Artists of Change

Posted by James LeFlore On July - 23 - 2013
James LeFlore

James LeFlore

The types of cultural district that I like best are those that are the hardest to define. They’re not the type that is bolstered by a fine arts institution or even have organized events that you can rely upon for your evening and weekend pleasure.  I’ve always been drawn to the artist-made hot spots that evolve over time and transform areas of town known as a “dud” into a “hub”.

Why is it that artists are so good at being able to do that? What do artists know that is so potently effective at revitalizing old buildings and empty neighborhoods where others coming beforehand have failed, given up, and left ruins to slowly fade into darkness? The answer to artists’ effectiveness at environmental change is not a secret, but it does involve magic. First, the power they wield comes directly from their ability to harness the power of unbridled creativity. The illusion they achieve is due to their capacity to suspend reality just long enough for cool things to start happening – as if they can animate the dead. Artists are the best-trained professional I can think of in the art of improvisation; and when the chips are down we all must know how to improvise, right?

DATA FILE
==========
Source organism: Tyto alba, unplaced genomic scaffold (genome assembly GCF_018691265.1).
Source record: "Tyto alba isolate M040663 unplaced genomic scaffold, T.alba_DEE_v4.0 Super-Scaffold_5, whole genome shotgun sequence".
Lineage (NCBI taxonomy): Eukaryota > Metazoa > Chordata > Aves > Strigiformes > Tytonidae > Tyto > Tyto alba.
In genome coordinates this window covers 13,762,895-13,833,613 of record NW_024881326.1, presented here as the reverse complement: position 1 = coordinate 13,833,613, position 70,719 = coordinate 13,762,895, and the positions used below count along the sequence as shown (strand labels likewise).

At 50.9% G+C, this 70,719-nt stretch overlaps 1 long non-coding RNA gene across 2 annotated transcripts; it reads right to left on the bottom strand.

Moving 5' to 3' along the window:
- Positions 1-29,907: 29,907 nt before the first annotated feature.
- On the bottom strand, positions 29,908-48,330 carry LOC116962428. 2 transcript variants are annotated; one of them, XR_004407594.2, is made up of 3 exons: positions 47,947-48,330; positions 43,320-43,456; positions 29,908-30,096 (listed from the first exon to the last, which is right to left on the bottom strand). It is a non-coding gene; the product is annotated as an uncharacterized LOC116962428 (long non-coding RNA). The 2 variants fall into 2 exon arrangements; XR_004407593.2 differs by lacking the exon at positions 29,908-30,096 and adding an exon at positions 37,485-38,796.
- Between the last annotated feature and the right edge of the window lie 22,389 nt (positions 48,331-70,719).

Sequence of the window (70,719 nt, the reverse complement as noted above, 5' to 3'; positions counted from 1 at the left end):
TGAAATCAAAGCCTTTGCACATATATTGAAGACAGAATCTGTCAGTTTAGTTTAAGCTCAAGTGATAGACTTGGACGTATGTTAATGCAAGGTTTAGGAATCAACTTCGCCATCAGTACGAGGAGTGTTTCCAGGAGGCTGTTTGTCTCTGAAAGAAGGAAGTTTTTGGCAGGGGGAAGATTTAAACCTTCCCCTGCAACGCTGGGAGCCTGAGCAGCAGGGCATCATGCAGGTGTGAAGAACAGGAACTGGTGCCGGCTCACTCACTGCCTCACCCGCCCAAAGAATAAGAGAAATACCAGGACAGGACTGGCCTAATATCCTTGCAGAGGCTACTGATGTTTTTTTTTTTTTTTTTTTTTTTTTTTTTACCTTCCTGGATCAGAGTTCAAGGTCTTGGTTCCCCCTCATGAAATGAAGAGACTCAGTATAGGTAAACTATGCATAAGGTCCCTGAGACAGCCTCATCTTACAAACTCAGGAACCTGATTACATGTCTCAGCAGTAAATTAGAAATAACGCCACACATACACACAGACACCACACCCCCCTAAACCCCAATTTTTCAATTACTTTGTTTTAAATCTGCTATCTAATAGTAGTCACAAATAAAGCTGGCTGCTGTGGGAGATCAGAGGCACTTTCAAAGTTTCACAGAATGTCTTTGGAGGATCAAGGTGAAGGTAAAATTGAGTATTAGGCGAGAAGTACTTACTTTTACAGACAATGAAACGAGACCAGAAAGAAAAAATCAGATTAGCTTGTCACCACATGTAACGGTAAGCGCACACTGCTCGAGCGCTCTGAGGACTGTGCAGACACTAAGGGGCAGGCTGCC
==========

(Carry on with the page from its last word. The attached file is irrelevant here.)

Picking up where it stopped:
So, maybe it should be no surprise that all the blighted areas that we see across the country will eventually fall prey to the axiom of “one man’s trash is indeed another man’s treasure”. In such a future I hope there will be plenty of artists around to re-imagine what has been left behind and recycle like no one’s business (artists are the ancestors of the recycling movement). Artists will fall in love with a broken down and weathered out old building because it has only become more irresistible to them – like an aging patina on an outdoor bronze.

A final magic trick that artists use to transform the community’s attitude towards abandoned streets and warehouses is that they create new spectacles in forgotten spaces. Cultural districts and livable communities require something to see, hear, or watch that excites on a regular basis. Locals need a reason to drive down out of the way streets and check out what’s going on – not to be vigilant, but to be inspired. That art of change is seeing something old with new eyes. The magic of revitalization lies within our continued belief that art just makes the world a better place for us to live.

One Response to “Artists of Change”

  1. Friendo McGee says:

    “Billy Mumphrey was a simple country boy- some might say, a cockeyed optimist”

    Keep fighting the good fight. It is needed.

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